Die Another Day


Action / Adventure / Thriller

Rotten Tomatoes Critics - Rotten 57%
Rotten Tomatoes Audience - Spilled 41%
IMDb Rating 6.1 10 186149


Uploaded By: OTTO
Downloaded 97,422 times
December 09, 2012 at 06:33 AM



Rosamund Pike as Miranda Frost
Pierce Brosnan as James Bond
Halle Berry as Jinx Johnson
720p.BLU 1080p.BLU
949.24 MB
23.976 fps
2hr 13 min
P/S 7 / 47
1.90 GB
23.976 fps
2hr 13 min
P/S 4 / 48

Movie Reviews

Reviewed by eric262003 7 / 10

Shows Bond In a Newer, Fresher Perspective

With an open mind and an open heart, I felt so relieved to see a greater fondness for Pierce Brosnan as James Bond. He embarks the character of Bond to a fresher view that even Sean Connery or Roger Moore never entered into. He is more boss and less subservient, he has that dashing appeal while still remaining awkward in delivery, his Irish accent still weaves through in his delivery to perfect the Queen's English, he plays a surreal character while refraining to make him out that way. "Die Another Day" is welcomed addition the franchise that has been running for over five and a half decades.

At the midway point of the film in a twist of coincidental reality, Bond's superior M (Judi Dench) warned the iconic assassin that the world has changed, when you were gone. Could she be making reference to his incarceration in North Korea or through the reality that Bond thrillers have changed in a subtle tongue-in-cheek matter? Sure there are weird stunt moments like Bond surfing on a glacier that was melted from a laser beam from out of nowhere. However, the action scenes feel more upgraded to stand as a modern day action film. Even the Bond girl has been modernized to look at how well we changed the feelings of how we view women. When we're first introduced to the latest Bond girl Jinx (Halle Berry) , we see a bit of her through the eyes of original Bond girl Ursula Andress from "Dr. No". From surfing the waves to the near identical bikini, it truly is an homage to the original Bond girl. But Jinx stands out from all the other Bond girls. Sure she still oozes seductive one-liners like all the other, but in "Die Another Day",Jinx is a deadly fighter and isn't a trophy case for 007.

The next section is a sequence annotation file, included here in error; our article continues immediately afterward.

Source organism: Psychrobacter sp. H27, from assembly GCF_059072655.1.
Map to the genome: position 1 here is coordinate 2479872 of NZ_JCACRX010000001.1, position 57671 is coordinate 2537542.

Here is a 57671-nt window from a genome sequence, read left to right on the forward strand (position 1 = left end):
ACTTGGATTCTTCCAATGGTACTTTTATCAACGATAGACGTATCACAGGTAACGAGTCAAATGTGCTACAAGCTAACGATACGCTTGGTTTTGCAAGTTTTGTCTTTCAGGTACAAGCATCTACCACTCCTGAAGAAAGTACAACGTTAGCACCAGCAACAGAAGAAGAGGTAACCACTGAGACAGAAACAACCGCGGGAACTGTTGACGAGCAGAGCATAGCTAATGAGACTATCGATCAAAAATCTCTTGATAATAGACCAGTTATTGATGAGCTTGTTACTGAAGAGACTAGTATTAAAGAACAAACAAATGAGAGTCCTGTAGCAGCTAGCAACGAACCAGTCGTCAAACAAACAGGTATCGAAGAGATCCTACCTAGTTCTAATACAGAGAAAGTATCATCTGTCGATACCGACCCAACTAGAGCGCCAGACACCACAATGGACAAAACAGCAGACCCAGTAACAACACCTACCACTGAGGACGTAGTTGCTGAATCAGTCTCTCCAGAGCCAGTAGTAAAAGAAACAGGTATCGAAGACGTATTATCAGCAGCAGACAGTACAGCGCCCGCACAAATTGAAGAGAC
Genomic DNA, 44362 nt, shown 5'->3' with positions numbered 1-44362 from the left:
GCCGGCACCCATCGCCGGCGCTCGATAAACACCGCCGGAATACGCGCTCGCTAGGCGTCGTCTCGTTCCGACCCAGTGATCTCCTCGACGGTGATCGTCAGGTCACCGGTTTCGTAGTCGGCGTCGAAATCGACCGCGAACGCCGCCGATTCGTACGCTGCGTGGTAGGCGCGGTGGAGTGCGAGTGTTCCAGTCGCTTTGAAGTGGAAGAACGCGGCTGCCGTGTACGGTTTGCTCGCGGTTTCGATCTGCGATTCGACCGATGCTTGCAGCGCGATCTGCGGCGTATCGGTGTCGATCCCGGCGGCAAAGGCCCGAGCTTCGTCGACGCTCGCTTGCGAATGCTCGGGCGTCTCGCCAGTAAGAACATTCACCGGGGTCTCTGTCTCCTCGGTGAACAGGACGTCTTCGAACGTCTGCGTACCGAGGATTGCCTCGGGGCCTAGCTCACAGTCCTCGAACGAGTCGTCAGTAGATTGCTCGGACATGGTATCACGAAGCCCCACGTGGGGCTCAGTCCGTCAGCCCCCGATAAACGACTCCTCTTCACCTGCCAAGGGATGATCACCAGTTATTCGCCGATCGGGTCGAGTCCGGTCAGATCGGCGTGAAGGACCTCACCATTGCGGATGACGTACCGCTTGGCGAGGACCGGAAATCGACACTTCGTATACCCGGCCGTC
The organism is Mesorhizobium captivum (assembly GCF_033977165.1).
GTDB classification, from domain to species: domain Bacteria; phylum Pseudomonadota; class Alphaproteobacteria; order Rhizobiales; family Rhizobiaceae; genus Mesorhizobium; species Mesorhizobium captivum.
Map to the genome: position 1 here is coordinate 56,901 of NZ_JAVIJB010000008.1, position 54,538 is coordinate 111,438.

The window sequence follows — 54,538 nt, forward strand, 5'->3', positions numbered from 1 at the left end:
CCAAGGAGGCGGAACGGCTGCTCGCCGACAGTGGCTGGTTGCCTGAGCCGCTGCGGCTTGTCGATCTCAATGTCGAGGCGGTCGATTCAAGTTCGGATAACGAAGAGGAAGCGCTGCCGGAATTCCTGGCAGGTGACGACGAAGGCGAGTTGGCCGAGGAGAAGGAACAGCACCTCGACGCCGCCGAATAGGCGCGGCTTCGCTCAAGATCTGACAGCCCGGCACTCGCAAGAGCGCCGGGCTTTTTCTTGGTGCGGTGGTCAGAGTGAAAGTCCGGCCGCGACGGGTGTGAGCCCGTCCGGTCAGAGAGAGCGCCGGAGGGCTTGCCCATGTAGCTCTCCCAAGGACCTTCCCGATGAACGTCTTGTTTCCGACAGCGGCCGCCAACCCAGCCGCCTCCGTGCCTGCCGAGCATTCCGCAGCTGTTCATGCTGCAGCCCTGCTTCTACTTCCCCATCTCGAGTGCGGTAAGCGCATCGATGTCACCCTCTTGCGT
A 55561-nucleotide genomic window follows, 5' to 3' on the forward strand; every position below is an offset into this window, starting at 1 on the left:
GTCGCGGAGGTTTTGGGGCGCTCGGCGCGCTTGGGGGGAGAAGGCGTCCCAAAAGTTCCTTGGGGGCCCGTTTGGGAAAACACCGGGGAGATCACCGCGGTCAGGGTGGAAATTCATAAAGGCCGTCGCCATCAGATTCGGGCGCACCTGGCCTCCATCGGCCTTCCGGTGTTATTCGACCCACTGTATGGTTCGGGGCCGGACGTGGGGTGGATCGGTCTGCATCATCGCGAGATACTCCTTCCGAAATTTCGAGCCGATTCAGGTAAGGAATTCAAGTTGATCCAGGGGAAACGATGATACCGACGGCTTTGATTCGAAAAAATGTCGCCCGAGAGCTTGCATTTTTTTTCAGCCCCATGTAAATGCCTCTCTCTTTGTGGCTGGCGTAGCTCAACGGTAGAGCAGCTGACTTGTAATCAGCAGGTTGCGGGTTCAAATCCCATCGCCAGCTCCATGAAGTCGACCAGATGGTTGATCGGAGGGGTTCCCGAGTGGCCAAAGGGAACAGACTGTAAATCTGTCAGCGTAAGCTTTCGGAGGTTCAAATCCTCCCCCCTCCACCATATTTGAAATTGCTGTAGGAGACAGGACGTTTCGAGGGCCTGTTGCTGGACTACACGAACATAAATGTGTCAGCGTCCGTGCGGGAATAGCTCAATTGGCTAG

The opening scenes garner some original elements as we'r introduced to the villains, not as caricatured cartoon characters, but real and might seem more reality based as of this writing. Located in a North Korean military base under the watchful dictatorship of Colonel Tan-Sun Moon (Will Yun Lee) who is illegally cashing in weapons for African Conflict Diamonds, which seems to have a planted impact on one of the villains Zao (Ricky Yune). The chase scene which includes hover tanks in a mine field may look a bit convoluted, which leads 007 being captured, incarcerated and physically tortured for several months. He gets released via prisoner exchange, however M (Judi Dench) assume that Bond must've been brainwashed. He eventually is back in shape and meets Q (John Cleese) with a new assortment of gadgets like a car that's invisible and the wacky stunts and adventures get underway. For the first time in Bond history, CGI comes into play here like the disintegrating plane must've been made from computer generated graphics. But it doesn't detract from the excitement.